The concepts central to ergonomic research connected with the amount of strain caused by work was studied. A model was made to describe the process of strain. The model includes the following concepts: load or stress, human input, worker, strain, renewal of human resources, output and their hierarchical units. Based on the quality of human input, the forest work was roughly divided into two categories: (1) work demanding primarily muscle activity and (2) neuro-sensory work. In the first group, especially in cutting work, the main part of the human input is intensive consumption of muscle energy. In addition, work load causes accidents, wear of skeletal and muscular systems and processes by noise, vibrations, and climate. Correspondingly, when operating forest machines, the human input is mainly neuro-sensory functions of the central nervous system. Work load causes directly the effects of low frequency vibration and of other work conditions. The model was tested on data from research of forest work.

The PDF includes a summary in English.

  • Harstela, E-mail: ph@mm.unknown (email)

Category: Research article

article id 10580, category Research article
Tomi Kaakkurivaara, Nopparat Kaakkurivaara. (2021). Cost-efficiency and ergonomic study of two methods for planting Eucalyptus spp. seedlings in plantation forestry. Silva Fennica vol. 55 no. 4 article id 10580. https://doi.org/10.14214/sf.10580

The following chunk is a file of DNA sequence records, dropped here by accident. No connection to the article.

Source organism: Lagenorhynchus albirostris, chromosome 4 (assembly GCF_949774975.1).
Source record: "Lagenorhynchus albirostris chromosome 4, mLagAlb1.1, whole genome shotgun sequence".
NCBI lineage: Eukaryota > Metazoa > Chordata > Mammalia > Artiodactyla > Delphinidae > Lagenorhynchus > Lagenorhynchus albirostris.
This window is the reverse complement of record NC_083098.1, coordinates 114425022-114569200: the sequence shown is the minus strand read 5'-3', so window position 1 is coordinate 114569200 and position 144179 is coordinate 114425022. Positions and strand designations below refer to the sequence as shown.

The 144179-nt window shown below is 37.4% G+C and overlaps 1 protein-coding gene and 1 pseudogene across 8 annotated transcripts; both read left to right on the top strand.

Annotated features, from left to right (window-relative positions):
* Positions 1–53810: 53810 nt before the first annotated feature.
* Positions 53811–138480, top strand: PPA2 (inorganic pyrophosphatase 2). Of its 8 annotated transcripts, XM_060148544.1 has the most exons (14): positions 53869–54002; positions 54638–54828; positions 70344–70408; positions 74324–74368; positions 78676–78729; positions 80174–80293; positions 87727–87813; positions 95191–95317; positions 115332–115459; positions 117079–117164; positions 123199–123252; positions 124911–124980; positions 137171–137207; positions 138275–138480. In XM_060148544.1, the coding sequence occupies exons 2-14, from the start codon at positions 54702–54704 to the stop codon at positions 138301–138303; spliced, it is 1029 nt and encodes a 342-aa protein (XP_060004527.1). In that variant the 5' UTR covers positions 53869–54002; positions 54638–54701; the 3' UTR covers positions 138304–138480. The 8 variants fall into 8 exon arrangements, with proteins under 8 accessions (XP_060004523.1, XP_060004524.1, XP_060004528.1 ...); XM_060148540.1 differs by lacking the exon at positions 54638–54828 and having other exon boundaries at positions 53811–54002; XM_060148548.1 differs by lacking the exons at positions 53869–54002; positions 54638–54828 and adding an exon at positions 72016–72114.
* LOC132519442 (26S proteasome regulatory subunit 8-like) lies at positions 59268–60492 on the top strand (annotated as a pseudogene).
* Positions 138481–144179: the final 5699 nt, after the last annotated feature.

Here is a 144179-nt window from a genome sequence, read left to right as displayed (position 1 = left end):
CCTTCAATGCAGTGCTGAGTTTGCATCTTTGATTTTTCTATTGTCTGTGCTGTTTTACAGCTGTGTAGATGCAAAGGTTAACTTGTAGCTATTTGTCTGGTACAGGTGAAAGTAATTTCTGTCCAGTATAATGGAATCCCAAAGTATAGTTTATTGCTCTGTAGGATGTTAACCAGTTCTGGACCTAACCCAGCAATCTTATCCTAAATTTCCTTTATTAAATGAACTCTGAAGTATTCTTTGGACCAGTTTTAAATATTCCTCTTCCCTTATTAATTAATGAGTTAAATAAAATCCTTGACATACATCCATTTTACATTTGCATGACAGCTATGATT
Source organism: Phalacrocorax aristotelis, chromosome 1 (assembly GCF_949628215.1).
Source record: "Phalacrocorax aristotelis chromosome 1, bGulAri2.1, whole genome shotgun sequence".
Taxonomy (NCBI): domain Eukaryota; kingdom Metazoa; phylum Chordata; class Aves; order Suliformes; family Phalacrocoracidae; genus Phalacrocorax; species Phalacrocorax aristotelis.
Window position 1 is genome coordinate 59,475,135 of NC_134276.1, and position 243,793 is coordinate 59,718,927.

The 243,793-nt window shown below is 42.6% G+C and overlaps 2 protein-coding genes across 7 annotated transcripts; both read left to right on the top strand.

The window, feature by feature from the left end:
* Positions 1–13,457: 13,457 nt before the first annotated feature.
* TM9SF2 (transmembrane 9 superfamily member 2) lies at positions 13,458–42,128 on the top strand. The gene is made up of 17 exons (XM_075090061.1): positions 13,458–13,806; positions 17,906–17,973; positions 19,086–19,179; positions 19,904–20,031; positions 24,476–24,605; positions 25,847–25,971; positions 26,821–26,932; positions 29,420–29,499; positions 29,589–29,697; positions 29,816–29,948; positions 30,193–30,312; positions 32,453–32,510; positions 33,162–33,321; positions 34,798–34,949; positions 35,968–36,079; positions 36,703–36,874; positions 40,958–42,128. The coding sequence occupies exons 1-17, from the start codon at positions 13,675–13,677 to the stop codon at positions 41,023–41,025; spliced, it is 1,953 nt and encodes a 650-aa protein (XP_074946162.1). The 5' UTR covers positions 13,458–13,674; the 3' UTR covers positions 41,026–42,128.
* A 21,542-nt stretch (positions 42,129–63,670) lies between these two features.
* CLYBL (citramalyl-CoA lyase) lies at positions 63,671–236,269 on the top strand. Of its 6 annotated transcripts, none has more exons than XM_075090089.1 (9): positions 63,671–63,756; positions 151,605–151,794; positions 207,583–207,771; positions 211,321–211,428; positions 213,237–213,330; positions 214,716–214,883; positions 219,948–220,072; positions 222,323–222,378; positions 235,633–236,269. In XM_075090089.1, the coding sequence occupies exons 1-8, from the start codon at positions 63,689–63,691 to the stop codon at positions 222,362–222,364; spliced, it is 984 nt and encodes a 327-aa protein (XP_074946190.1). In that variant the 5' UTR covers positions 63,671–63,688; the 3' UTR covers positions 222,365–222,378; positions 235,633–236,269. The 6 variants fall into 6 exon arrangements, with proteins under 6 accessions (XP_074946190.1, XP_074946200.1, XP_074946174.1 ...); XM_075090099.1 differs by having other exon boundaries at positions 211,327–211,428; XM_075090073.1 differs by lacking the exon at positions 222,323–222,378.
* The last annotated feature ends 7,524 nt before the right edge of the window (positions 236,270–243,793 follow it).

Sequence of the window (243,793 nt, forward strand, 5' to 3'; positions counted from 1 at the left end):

Keywords: productivity; time study; planting stick; planting tube; REBA; work load; work sampling
Highlights: We present a first assessment of the planting stick method as used in Thailand for planting Eucalyptus spp. seedlings in plantations in terms of time, cost and ergonomic parameters; Parallel analysis shows that the planting tube method may be superior for planting Eucalyptus spp. seedlings
Abstract | Full text in HTML | Full text in PDF | Author Info

In Thailand and various other countries tree seedlings are generally planted using simple manual tools, often a ‘planting stick’, but the method requires time-consuming, labour-intensive teamwork. However, use of a ‘planting tube’ allows a single person to perform both the preparation and planting work. Thus, in a classical time study and ergonomic survey we compared the productivity, cost-effectiveness, and ergonomic impact of planting Eucalyptus spp. seedlings using the two tools at the same planting site in Western Thailand. The planting tube method proved to be more productive, more cost-efficient, and less burdensome than the planting stick method (with time and cost requirements of 21 s and €0.0061 per seedling, versus 16.6 s and €0.0463 per seedling, respectively). In conclusion, the planting tube method may be a viable alternative to reduce costs and increase productivity, while maintaining reasonable workloads for the workers, despite the higher purchase price of planting tubes.

  • Kaakkurivaara, Department of Forest Engineering, Faculty of Forestry, Kasetsart University, 50 Phahonyothin Rd, Lat Yao, Chatuchak, Bangkok 10900, Thailand E-mail: tomi.kaakkurivaara@gmail.com (email)
  • Kaakkurivaara, Department of Forest Engineering, Faculty of Forestry, Kasetsart University, 50 Phahonyothin Rd, Lat Yao, Chatuchak, Bangkok 10900, Thailand E-mail: ffornrm@ku.ac.th